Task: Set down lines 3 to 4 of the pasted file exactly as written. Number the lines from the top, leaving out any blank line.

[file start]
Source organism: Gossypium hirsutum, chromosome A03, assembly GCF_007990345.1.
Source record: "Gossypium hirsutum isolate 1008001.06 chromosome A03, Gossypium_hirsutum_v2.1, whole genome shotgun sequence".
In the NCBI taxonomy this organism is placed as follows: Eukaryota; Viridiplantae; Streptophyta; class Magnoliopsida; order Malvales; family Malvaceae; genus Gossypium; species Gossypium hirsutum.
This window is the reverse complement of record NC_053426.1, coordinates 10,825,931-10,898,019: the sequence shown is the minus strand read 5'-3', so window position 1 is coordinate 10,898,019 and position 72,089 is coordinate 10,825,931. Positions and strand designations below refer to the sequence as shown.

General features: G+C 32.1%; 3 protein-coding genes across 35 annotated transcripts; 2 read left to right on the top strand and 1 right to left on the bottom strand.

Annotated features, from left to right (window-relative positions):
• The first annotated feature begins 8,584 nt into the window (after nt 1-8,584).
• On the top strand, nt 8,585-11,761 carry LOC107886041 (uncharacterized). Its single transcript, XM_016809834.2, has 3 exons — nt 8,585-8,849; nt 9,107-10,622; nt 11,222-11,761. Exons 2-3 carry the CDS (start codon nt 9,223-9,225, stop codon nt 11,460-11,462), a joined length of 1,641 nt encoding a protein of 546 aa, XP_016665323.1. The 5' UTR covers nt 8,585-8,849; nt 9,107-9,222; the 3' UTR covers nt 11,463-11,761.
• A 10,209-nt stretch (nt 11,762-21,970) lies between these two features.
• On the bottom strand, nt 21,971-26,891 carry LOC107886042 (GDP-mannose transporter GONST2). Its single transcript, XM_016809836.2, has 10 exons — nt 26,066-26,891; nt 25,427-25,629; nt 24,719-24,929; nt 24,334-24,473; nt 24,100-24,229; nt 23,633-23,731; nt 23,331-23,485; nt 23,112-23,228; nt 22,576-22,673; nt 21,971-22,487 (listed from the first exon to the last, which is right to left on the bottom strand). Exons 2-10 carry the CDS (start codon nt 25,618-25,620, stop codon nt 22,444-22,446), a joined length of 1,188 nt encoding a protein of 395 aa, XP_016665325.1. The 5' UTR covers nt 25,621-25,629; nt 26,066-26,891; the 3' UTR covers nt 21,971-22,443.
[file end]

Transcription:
In the NCBI taxonomy this organism is placed as follows: Eukaryota; Viridiplantae; Streptophyta; class Magnoliopsida; order Malvales; family Malvaceae; genus Gossypium; species Gossypium hirsutum.
This window is the reverse complement of record NC_053426.1, coordinates 10,825,931-10,898,019: the sequence shown is the minus strand read 5'-3', so window position 1 is coordinate 10,898,019 and position 72,089 is coordinate 10,825,931. Positions and strand designations below refer to the sequence as shown.